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photography

Inside the Buddhist Centre in Fietas

Meditating at the Buddhist Centre in Fietas

I’ve been in the U.S. for the past three weeks dealing with very frustrating South African visa problems. I’ve been ridiculously stressed. Then yesterday, in the middle of my most recent meltdown, I remembered my recent visit to the Lam Rim Buddhist Centre and instantly felt calmer. The Lam Rim Buddhist Centre is in Fietas (also known as Vrededorp) — a historically non-white suburb in Joburg that experienced forced removals and virtual destruction during apartheid. The building used to be an Afrikaans Dutch Reformed church. It’s not a place where one would expect to find an octagonal-shaped shrine to Buddha painted in every color of the rainbow. But there it is. This is a rough neighborhood and the centre backs up to an informal settlement. But it’s so peaceful there, inside and out. The garden is simple but pretty and there’s a little koppie, or hill, behind the building where the residents of the centre go to have tea. Marie-Lais and I visited on a Thursday evening and met Shayna, who lives at the centre, and Neil, who leads meditation classes there each Thursday at 7:00 p.m. I mostly took photos but tried to meditate a little between shots. I’d like […]

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Fish from Kafe Noir

November Restaurant of the Month: Kafe Noir

In the very heart of downtown Joburg, on a block no one would expect, is a magical corner of African style. Papy Nakuw, acclaimed Congolose-South-African founder of Urban Zulu, has his fashion design business there, as well as a hip backpackers and a hair salon. But this post is about the culinary magic at the corner of Anderson and Van Brandis Streets. The culinary magic of Kafe Noir. Papy, the King of Cool, at Kafe Noir. Kafe Noir is the restaurant attached to Urban Backpackers. It’s been there for a couple of years but up until recently it was more of a small coffee shop; Papy recently expanded the space and it’s now a full-on restaurant. The entrance to Kafe Noir.  Cool people hanging out in Kafe Noir. The menu at Kafe Noir looks quite basic at first — black type on white laminated paper, mostly sandwiches and burgers with a few South African dishes mixed in. But look again. Find the listing for carapau, a grilled Portuguese mackerel, and order it. Don’t ask questions, just do it. Grilled carapau with chips (fries) and salad. This fish, prepared by South African chef Bokang Legele and costing only a few dollars, is […]

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Elevate rooftop bar

Elevate at the Reef Hotel: Joburg’s Secret Rooftop Bar

I have long bemoaned the fact that although Joburg has tons of downtown rooftops with incredible views of the city skyline, hardly any of them are open to the public. The rooftop at the Parktonian Hotel, for example, is open only to hotel guests, and Randlords is only open for events The Elevate Rooftop Venue, at the top of the 16-floor Reef Hotel, used to be the same — available only for guests of the hotel or for various events at varying times. Not anymore though: Anyone can visit the Elevate bar between 3:00 p.m. and midnight, seven days a week. The view is spectacular. Looking out over Anderson Street, Gandhi Square and beyond from the Elevate rooftop bar. The Reef Hotel on Anderson Street. This hotel is also a bit of a best kept secret — one of very few nice, affordable, full-service hotels in the CBD, on a safe, quiet street. Sundowners on the Elevate Rooftop Elevate’s decor is a bit night-clubby for my taste — all black marble and faux leather furniture — and sometimes the music is a little loud. (I know, I am making myself sound 1000 years old.) But none of this matters. There’s […]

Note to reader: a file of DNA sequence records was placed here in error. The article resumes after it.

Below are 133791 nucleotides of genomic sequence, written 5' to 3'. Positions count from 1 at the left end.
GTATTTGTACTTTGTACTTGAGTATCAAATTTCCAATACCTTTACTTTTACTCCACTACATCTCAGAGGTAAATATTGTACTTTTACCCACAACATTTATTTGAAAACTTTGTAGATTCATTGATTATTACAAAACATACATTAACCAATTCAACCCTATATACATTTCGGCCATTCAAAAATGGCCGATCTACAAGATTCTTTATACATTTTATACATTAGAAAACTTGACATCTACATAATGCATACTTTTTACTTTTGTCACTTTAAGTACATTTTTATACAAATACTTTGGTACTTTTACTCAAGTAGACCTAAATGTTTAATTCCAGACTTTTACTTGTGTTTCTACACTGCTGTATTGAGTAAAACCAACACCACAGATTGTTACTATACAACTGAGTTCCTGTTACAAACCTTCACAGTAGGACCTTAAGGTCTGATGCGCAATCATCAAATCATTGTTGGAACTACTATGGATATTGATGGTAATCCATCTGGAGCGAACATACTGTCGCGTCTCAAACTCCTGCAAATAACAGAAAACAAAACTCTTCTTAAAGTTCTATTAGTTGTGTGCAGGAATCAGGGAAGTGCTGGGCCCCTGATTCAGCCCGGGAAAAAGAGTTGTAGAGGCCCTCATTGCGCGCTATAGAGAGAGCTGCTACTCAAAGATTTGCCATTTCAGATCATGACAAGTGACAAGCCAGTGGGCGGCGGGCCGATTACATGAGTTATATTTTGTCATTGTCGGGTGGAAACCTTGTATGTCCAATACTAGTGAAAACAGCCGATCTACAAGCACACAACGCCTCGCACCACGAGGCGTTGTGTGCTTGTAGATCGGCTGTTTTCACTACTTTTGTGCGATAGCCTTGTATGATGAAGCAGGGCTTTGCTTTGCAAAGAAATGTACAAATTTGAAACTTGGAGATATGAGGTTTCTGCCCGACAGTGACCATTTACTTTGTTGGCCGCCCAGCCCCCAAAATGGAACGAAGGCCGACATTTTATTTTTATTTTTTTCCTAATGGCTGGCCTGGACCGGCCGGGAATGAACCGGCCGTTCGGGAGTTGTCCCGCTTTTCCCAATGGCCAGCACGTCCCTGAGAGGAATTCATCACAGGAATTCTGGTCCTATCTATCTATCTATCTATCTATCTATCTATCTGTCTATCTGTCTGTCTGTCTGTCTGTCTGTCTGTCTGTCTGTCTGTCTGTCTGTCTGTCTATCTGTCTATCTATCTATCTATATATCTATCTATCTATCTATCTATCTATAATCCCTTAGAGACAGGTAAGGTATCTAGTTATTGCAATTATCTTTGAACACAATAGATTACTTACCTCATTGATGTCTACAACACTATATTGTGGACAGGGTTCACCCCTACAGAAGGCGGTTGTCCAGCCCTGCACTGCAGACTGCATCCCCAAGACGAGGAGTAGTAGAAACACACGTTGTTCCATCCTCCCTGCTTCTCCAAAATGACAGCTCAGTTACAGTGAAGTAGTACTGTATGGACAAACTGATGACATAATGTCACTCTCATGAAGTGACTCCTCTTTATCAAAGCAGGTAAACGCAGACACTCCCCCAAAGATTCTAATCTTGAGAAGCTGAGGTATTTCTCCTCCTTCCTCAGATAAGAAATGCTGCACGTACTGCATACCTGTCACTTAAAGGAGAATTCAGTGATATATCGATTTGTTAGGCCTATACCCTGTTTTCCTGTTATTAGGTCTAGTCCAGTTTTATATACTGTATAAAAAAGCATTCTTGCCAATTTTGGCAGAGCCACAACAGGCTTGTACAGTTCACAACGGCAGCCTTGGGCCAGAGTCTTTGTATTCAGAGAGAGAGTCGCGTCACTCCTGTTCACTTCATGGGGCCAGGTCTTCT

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Transwerke building in Hillbrow

Transwerke: Artists Bring a Crumbling Building to Life

In Hillbrow, at the corner of Joubert and Sam Hancock Streets, is a striking Art Deco building with a strange, ominous-sounding name: Transwerke. Transwerke, and the many buildings like it in Joburg, are a perfect illustration of this city’s strange, fascinating, maddening contradictions. Outside the building appears dilapidated and forlorn. It smells like pee. But Transwerke is also majestic, unlike any building I’ve seen before. It has graceful, oval-shaped balconies jutting out in all directions. Google doesn’t seem to know what “Transwerke” means and no one in the building could tell me either. Do you know?  An interior courtyard. Behind the building. Transwerke was designed in 1939 by acclaimed architect Gordon Leith. Back then it was the Queen Victoria Maternity Hospital — a place where women gave birth and also a residence for midwives. The hospital sits just below the Old Fort Prison, now Constitution Hill. Under apartheid, the midwives living at Transwerke were sent to deliver babies in the women’s prison. The building closed in 1983 and Transwerke sat vacant. In September 2017, Transwerke received a “black plaque” from the Gauteng Heritage Action Group. Black plaques are meant to shame heritage building owners into stopping rampant decay in buildings […]